KNOWING IS POWER. It not only makes you see, it heightens your awareness. That awareness can determine the life you live, or don’t live, and can protect you from forces that want to control that life.
Philosophy is a deep kind of knowing, and my journey through the depths began at a young age through poetry. In fact, my grandmother still has an old cassette tape of me reciting verse spontaneously at four years old. Poetry allowed me to express the grand ideas in my head and engage with the world around me. One of my early favorites was Edgar Allen Poe’s “The Raven.” I happened to see an animation of the poem during a Halloween special, and its macabre lines spoke to the pervasive horror I experienced as a target of racism in childhood: “Deep into that darkness peering, long I stood wondering, fearing.” As a teenager, I often skipped lunch during school to spend time alone in the library, seeking a way to come to terms and understand the complex ideas of identity, love, family, society, and nature. It was in the pages of poetry that I found my answers. A simple metaphor could touch my spirit and explain the unexplainable. It was poetry that said the unsayable.
These songs of the spirit began to bloom when I took my first philosophy class, a required general education credit for my biology degree. The class surveyed the primary areas of European philosophy: Metaphysics, what is stuff made of? Epistemology, what do we know and how do we know it? Ethics, what is “good” and how can we be good?
The exploration opened the door to another dimension, where the thoughts that I once found expressed only in poetry now flowered into stimulating discussions that wove together many strands of thought—nepantla.
Until this point in my life, the people around me either tolerated my questions or got annoyed. Some people would walk away, and even become angry, when I asked questions like, “Why do you think that way?” and “Is there another way to think about this?” But in my philosophy classes, I’d found people who were interested in similar questions and were also curious about the world we take for granted.
I continued to study philosophy while earning my bachelor’s degree. It was in a philosophy course that I was introduced to feminist ethics: “Should gender determine social value?” I even took up smoking a pipe so I could continue conversations with my professor during our thirty-minute breaks. Poetry had planted the seeds, and in the sun of philosophy, I flowered. I was becoming powerful.
But there were clouds that blocked out the sun. While we asked similar questions, I did not share passions and perspectives with my professors and peers. Some of the questions I asked were dismissed as questions for political science, gender studies, sociology, or “ethnic” studies. The answers I gave were often minimized because they failed to adhere to European standards: analytic, abstract, and logically linear. There was no room for creativity, no room for spirit.
Once, while I was reading a book about spiritualism in the graduate lounge at Harvard, a colleague approached and laughed, “I never thought I’d see a book like that in a philosophy department.” It was a painful experience and one micro-aggression among many. Another time, I remember defending the value of poetry in a course about the relationship between truth and language. The professor put his hand on my shoulder to interrupt me, and left it there while he told the whole class why I was wrong.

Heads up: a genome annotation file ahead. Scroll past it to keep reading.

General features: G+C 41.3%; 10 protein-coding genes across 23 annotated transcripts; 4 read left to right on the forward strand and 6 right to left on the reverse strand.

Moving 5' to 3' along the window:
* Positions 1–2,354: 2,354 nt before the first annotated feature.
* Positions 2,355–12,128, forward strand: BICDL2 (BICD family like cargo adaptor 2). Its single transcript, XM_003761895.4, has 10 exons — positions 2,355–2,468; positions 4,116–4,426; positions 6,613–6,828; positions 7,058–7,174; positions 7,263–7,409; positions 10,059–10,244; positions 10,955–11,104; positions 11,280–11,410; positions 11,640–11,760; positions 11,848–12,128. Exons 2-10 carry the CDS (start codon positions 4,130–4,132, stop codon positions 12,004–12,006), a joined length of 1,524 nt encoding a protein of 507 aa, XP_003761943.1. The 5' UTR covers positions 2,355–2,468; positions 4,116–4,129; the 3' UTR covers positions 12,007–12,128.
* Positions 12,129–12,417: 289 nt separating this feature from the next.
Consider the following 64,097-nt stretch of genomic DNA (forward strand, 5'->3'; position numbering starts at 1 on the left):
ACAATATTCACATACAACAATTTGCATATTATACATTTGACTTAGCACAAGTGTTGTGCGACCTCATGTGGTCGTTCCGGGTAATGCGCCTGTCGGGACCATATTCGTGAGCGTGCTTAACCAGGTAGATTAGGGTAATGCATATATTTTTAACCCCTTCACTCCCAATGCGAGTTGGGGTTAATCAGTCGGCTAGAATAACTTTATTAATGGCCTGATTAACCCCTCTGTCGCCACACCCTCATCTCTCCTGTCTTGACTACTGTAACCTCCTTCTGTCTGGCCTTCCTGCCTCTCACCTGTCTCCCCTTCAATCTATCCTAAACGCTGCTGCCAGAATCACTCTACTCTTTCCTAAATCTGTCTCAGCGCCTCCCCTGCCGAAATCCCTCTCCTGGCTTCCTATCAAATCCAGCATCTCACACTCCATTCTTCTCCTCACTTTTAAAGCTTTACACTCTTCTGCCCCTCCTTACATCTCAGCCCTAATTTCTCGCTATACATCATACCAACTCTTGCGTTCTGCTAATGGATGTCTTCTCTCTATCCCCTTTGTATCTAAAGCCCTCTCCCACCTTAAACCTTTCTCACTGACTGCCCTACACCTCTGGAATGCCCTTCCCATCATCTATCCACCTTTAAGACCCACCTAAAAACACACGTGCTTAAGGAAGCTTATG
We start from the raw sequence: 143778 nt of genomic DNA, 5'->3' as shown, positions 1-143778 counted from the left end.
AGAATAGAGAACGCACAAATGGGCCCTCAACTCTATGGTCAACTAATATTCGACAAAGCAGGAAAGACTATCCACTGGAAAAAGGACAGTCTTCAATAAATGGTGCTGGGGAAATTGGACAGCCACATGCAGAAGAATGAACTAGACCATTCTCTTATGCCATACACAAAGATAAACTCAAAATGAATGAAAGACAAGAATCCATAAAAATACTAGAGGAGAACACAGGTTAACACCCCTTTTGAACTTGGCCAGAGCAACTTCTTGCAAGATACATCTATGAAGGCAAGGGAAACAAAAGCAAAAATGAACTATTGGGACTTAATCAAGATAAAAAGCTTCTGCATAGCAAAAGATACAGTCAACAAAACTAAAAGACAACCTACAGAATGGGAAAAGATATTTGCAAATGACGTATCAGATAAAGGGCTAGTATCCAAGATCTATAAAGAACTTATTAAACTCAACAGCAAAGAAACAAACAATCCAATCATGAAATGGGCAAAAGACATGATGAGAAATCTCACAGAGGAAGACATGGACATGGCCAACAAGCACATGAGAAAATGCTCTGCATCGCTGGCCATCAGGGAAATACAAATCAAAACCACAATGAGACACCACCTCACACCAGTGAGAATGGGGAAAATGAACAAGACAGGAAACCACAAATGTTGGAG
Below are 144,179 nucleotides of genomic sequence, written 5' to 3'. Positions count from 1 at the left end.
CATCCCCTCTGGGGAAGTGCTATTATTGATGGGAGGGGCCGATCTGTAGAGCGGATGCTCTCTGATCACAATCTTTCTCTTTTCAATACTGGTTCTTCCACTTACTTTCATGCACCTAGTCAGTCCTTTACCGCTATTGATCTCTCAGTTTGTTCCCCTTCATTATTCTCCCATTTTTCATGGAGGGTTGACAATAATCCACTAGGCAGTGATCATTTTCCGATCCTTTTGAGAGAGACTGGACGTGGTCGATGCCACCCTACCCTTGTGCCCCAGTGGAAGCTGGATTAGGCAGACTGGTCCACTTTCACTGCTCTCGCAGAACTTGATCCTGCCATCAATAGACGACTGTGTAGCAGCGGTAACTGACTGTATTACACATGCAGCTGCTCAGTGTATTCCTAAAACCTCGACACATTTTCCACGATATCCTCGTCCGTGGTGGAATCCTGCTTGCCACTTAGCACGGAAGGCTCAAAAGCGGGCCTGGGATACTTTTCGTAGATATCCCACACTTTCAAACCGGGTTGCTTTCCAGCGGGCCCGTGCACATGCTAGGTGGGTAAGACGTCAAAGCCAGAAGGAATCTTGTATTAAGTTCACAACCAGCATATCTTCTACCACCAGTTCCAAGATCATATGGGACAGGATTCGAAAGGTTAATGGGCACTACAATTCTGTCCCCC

Like many living as marginalized persons in an oppressive state, I naturally thought the problem was me: I wasn’t smart enough, or I didn’t speak well enough; I wasn’t good enough, or I didn’t study enough—I just wasn’t enough. It seemed that no matter how hard I tried in my philosophy courses, I could never live up to the standard of those who defined what philosophy should be, how it should be done, and by whom it should be done. In a philosophical lineage nurtured by capitalism, colonialism, and white supremacy, there are only certain questions that can be asked and only certain answers that can be given. I can’t fully express the anger and resentment I felt while taking an ethics course about social equality, and raising the problem that we can’t talk about social equality without talking about social inequity, only to have the professor reply that our focus should be solely the principles we were currently discussing. So we continued to discuss the abstract principles of an educated, upper-middle-class white male and what he thought made a society equal.
I felt like I was withering, so I left philosophy and earned degrees in sociology and literature. But deep in my heart, I knew that I could not walk this slippery earth without doing philosophy. I say do, because philosophy is not something you merely read. Or at least, it shouldn’t be. It should be something you stick your hands into, like the earth—something that you work and water so that you can live in it. So, after some time away, I gathered my fortitude and went back to formal philosophy to begin the long marathon of a doctoral program.